Inventing life: Patent law and synthetic biology

McLennan, Alison & Rimmer, Matthew (2012) Inventing life: Patent law and synthetic biology. The Conversation.

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Abstract

With promises of improved medical treatments, greener energy and even artificial life, the field of synthetic biology has captured the public imagination and attracted significant government and commercial investment.

This excitement reached a crescendo on 21 May 2010, when scientists at the J Craig Venter Institute in the United States announced that they had made a “self-replicating synthetic bacterial cell”. This was the first living cell to have an entirely human-made genome, which means that all of the cell’s characteristics were controlled by a DNA sequence designed by scientists.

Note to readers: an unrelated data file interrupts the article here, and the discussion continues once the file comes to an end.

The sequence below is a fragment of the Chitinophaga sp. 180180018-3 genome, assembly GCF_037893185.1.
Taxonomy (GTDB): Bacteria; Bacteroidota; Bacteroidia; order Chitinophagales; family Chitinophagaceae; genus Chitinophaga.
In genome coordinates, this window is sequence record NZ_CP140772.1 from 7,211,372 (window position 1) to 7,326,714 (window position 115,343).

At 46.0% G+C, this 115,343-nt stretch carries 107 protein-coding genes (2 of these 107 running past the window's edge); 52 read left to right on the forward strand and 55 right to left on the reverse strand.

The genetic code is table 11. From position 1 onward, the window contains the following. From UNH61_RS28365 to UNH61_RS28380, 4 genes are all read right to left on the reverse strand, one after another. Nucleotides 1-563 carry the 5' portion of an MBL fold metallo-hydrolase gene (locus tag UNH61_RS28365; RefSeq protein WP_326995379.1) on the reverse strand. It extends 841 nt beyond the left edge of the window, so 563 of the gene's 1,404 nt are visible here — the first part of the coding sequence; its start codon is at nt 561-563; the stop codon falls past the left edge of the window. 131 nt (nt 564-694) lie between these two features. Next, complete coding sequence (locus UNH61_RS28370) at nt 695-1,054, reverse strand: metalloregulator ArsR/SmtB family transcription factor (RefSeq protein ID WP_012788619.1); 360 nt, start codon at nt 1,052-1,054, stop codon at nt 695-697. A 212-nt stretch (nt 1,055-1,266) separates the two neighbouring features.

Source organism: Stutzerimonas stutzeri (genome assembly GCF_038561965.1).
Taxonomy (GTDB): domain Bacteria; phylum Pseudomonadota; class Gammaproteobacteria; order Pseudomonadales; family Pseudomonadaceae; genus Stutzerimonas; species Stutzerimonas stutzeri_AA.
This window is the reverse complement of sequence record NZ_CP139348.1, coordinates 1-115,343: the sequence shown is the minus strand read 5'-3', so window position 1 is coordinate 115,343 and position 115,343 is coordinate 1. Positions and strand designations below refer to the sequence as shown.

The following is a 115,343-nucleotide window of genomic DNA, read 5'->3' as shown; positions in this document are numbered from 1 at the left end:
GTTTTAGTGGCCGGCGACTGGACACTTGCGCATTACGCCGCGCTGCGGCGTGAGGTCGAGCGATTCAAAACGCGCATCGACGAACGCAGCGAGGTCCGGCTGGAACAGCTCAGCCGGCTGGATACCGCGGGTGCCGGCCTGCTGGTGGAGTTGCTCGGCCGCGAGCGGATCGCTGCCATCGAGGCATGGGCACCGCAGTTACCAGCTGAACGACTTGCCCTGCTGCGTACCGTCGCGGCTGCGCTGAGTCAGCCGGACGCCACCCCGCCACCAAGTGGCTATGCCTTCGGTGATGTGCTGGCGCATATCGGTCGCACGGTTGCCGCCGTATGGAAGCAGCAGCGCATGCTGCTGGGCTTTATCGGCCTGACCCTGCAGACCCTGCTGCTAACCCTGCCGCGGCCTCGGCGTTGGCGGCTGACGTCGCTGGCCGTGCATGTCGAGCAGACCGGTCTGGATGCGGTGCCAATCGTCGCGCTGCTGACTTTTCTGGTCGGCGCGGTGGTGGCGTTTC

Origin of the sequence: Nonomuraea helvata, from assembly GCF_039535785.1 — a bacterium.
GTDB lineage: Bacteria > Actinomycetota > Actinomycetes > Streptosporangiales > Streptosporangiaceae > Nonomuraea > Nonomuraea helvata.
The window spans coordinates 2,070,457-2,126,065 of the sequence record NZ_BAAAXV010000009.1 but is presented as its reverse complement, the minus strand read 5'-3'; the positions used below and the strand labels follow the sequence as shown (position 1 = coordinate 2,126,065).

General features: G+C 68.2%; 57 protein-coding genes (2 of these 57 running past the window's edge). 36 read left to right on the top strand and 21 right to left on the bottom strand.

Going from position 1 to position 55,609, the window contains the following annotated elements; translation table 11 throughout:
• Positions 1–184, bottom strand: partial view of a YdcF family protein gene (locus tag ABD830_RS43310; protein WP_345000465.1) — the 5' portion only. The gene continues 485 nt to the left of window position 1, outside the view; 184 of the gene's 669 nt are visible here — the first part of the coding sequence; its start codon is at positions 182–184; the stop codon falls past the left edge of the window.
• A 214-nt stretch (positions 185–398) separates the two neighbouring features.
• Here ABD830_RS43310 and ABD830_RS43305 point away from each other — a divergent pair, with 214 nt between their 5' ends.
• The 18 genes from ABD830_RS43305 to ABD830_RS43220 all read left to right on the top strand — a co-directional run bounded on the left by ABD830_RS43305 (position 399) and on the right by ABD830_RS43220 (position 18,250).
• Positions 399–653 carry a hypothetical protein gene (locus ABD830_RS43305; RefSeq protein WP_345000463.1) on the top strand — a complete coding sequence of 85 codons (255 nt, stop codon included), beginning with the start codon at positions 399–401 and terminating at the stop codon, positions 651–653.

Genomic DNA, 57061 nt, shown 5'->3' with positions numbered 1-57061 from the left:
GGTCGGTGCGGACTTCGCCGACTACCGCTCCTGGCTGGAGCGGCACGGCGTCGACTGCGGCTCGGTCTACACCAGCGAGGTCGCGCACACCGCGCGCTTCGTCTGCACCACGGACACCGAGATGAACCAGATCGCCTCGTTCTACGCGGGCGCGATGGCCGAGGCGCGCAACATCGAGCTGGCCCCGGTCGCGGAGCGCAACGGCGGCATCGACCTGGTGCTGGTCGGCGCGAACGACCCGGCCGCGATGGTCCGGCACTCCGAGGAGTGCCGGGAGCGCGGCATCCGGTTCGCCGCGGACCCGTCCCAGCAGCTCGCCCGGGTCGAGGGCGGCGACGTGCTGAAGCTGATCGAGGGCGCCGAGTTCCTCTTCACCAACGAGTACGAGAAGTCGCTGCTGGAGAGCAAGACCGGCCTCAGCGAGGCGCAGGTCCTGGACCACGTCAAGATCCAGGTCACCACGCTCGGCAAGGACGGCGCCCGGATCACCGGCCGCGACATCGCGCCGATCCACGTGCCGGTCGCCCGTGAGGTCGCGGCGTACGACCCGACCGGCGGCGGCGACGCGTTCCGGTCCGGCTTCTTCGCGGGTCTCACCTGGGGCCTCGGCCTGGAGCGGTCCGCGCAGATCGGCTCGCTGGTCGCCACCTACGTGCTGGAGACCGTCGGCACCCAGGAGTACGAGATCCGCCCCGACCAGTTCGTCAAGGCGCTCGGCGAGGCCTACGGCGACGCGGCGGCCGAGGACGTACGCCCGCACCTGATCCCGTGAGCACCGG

This achievement in biological engineering was made possible by combining molecular biotechnology, gene synthesis technology and information technology.

Impact and interest:

Citation counts are sourced monthly from Scopus and Web of Science® citation databases.

These databases contain citations from different subsets of available publications and different time periods and thus the citation count from each is usually different. Some works are not in either database and no count is displayed. Scopus includes citations from articles published in 1996 onwards, and Web of Science® generally from 1980 onwards.

Citations counts from the Google Scholar™ indexing service can be viewed at the linked Google Scholar™ search.

ID Code: 86790
Item Type: Other
Refereed: No
Keywords: Intellectual Property and Innovation Law Research Group
Divisions: Current > QUT Faculties and Divisions > Faculty of Law
Current > Schools > School of Law
Copyright Owner: Copyright 2012 Matthew Rimmer
Deposited On: 11 Nov 2015 01:21
Last Modified: 11 Nov 2015 04:19

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